Mitch Earle is KCRW’s local host and news anchor for NPR’s All Things Considered. Mitch is now also the author of occasional Freeway Funnies for Shortcuts.
Unlike a number of other major cities, Los Angeles doesn’t have one loop or beltway freeway that encircles the city, unless you consider the combination of taking the Eastbound 10 from the West side to the Northbound 110 in downtown L.A. to the North/West 101 across the valley to the 405 South through the Sepulveda Pass back to the 10 to be L.A.’s “singular” circle freeway.
As I reflect on a visit to my former hometown this spring, I recall that Atlanta is one those cities which has a beltway freeway. Interstate 285, a 64-mile circle, is known locally as “the Perimeter.” It even has a mall – Perimeter Mall – named after it. Most Atlantans, even recent transplants, know that two major interstates criss-cross in the Georgian capital, and that I-285 forms a circle around the “X” created by the intersection of I-75 and I-85. But one famous Atlanta transplant in the 1980s never got the memo.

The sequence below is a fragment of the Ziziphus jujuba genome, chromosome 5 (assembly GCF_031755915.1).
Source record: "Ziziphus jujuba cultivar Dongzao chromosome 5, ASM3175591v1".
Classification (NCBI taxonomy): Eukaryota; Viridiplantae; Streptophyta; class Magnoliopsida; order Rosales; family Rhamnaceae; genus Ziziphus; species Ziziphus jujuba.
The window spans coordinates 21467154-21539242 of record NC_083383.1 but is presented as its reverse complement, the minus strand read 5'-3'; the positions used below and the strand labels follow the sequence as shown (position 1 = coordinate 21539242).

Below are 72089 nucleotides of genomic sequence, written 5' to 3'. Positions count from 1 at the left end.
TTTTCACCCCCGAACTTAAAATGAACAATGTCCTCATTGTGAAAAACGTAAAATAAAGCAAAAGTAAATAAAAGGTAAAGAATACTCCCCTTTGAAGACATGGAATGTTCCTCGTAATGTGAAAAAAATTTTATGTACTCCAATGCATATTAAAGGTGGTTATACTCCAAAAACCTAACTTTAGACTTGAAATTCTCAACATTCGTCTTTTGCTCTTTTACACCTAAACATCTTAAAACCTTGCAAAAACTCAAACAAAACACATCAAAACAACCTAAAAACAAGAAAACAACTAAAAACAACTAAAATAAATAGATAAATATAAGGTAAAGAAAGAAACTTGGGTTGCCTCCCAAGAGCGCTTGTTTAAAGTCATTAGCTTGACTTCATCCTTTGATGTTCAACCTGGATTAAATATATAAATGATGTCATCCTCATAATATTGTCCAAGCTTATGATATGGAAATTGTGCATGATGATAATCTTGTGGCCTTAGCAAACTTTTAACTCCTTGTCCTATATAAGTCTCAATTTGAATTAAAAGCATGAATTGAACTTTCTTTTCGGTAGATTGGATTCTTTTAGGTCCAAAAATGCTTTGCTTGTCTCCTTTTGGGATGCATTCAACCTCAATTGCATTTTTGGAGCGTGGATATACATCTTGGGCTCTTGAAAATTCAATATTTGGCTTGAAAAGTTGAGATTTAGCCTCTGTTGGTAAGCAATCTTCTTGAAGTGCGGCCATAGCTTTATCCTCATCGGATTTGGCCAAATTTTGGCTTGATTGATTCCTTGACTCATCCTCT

Pascual Perez was a lanky major league baseball pitcher from the Dominican Republic, better known for his on- and off-the-field antics than his pitching prowess. Pascual, who was newly acquired by the Atlanta Braves, was scheduled to make his first start for the team during the heat of a pennant race. Unfortunately, in giving him directions to the stadium, no one told Pascual that Interstate 285 was a circular freeway. So he just kept driving and driving and driving, eventually circling the city several times, running out of gas and missing his start. The Braves did win the game, but more importantly, Pascual Perez earned a freeway nickname which persists to this day: Mr. I-285.
Know any nominees for a Ms. 101?